Makoto “Smile” Tsukimoto doesn’t smile even though he’s got a natural talent for playing ping pong. As one of the best players in school, all hopes are on him to win the regional high school tournament, but winning is not what Smile really wants to do. Will the fierce competition to be number one bring out his best or drive him away from the game? Ping Pong is Taiyo Matsumoto’s masterwork reflection on friendship and self-discovery, presented here in two volumes, featuring color art, the bonus story Tamura and an afterward by the original Japanese series editor.
You have Smile and then you have all the other table tennis players.
Peco is determined, wanting to be the best, but he’s not nearly as obsessed as some of the others. Demon (Manabu) and Dragon (Ryuichi) are more focused, bordering on obsessed with being the best. Lastly, there’s Wenge. Disgraced, he left his home to come to Japan in an attempt to regain his glory and return to China.
That leaves us with Smile. He’s really the best of the best although ping pong isn’t his dream, unlike all of the others. Smile plays because he enjoys it, but the training, the practicing, all the stuff needed to be truly good, bores him. However, his natural talent and love of the game draws him into the competition despite himself.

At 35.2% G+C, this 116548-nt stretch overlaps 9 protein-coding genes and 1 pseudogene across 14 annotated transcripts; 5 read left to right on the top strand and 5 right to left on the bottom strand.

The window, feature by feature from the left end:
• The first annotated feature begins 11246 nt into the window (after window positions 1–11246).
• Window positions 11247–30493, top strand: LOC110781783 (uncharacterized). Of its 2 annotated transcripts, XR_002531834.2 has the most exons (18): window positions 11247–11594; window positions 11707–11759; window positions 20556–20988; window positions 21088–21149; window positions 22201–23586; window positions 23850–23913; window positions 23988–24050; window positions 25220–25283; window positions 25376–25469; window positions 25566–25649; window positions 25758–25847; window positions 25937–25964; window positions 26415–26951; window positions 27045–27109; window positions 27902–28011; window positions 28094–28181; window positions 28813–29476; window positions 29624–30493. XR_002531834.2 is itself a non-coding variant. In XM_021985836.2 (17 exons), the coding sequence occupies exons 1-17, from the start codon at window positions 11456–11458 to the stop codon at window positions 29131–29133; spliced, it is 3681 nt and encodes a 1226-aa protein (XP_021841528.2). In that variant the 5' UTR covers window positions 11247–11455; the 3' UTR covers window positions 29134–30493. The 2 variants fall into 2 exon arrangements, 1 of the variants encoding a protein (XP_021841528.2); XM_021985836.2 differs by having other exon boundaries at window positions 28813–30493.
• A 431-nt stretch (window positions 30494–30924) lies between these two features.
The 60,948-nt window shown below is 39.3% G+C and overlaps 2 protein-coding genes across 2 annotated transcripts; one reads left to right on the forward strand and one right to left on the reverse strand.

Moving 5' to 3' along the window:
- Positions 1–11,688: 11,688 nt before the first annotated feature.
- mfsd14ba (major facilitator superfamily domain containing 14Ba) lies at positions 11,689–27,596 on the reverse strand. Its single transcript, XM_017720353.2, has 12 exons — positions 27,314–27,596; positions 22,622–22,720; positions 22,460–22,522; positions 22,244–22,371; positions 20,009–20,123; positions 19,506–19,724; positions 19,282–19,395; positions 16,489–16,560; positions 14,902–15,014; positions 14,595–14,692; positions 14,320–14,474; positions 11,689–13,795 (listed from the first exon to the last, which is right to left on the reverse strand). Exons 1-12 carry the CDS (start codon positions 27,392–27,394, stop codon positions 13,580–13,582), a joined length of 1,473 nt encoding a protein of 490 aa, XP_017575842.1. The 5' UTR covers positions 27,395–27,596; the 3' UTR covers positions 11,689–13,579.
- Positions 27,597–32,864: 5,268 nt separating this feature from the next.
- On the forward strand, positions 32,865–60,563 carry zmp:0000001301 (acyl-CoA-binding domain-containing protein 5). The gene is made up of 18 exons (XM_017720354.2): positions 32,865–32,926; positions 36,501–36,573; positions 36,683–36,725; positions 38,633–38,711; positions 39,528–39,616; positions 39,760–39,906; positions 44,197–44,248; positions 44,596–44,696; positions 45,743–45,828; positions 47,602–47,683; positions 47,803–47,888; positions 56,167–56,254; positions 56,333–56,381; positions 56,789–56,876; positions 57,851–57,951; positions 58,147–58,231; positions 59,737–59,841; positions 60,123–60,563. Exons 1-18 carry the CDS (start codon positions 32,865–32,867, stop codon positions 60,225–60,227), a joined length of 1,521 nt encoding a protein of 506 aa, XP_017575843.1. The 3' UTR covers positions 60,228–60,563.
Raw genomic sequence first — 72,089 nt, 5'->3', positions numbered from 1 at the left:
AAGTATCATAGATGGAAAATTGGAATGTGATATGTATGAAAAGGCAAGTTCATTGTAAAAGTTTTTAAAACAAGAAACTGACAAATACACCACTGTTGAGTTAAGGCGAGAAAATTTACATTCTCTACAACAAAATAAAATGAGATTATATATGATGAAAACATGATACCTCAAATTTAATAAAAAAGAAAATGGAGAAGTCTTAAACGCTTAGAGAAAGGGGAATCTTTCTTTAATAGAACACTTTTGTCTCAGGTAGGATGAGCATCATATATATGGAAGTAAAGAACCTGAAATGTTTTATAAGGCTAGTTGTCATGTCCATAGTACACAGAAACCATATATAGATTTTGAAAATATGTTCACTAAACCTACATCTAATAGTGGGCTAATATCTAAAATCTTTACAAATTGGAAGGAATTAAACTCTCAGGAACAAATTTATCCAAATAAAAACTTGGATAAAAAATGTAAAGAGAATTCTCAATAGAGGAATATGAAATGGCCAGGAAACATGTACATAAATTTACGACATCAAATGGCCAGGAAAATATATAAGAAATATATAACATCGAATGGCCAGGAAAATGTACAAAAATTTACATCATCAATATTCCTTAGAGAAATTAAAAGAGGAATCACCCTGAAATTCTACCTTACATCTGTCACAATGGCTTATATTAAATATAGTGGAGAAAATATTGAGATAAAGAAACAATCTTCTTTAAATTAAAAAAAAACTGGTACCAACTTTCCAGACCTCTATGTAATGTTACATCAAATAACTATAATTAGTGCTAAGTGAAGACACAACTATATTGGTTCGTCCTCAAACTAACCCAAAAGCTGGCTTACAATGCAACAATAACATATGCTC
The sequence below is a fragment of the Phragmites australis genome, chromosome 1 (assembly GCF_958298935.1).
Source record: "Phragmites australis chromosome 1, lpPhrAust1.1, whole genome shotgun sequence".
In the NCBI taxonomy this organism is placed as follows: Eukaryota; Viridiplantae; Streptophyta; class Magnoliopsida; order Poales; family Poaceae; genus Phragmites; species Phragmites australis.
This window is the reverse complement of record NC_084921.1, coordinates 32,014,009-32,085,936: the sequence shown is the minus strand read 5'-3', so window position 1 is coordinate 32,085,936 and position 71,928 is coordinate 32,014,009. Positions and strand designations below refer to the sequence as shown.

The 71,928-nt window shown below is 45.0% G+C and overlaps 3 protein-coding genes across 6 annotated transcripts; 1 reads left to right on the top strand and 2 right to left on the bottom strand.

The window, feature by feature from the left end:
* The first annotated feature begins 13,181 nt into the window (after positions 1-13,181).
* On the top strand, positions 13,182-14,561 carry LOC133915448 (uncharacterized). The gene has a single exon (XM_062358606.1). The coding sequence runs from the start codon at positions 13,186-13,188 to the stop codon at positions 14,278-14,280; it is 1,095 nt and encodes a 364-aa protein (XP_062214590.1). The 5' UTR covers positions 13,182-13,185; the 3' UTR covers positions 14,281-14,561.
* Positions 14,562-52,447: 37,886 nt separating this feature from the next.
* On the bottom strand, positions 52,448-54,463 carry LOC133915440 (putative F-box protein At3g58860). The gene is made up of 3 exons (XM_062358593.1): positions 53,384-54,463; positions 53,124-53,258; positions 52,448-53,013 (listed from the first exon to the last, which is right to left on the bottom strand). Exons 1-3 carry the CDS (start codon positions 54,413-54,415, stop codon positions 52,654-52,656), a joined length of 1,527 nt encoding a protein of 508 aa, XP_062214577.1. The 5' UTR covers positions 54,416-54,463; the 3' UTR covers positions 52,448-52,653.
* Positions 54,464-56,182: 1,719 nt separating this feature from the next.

Each has their own reasons for playing, their own style, and motivation. These internal desires push the players to do their best and, as it is in the way of sports, develop rivalries as well as partnerships, with the other players.
Although table tennis can be fascinating to watch – I’m far too uncoordinated to return a simple lob! – it never was something that interested me a whole lot. However, I know that it is big in a lot of areas much like basketball or football are here in the states. So, I thought that, even without a good knowledge of the techniques and styles, the competition would draw me into the story. I’m glad I took a chance on this unusual manga.
I will admit that I was hesitant in regards to the art style at first. It seems simplistic but the deeper you get into the manga, the better it suits the story. This is shown best during the match scenes where the clean, clear lines of the art effectively presents the stress, the anticipation, and the fears of the players. Oh, and the triumphs as well.
Ping Pong is fast-paced and full of drama and tension. The characters are dynamic and likable, even when they’re being obnoxious jerks. I was drawn into the struggles and achievements of each player, wanting the best for them all in the end, even if I wasn’t rooting for them at the start. Despite being the biggest manga I’ve ever read – a little over 500 pages – I’m anxious to see how the story ends in the next volume.
*Thanks to Netgalley, the publisher, and the author for a copy of this book.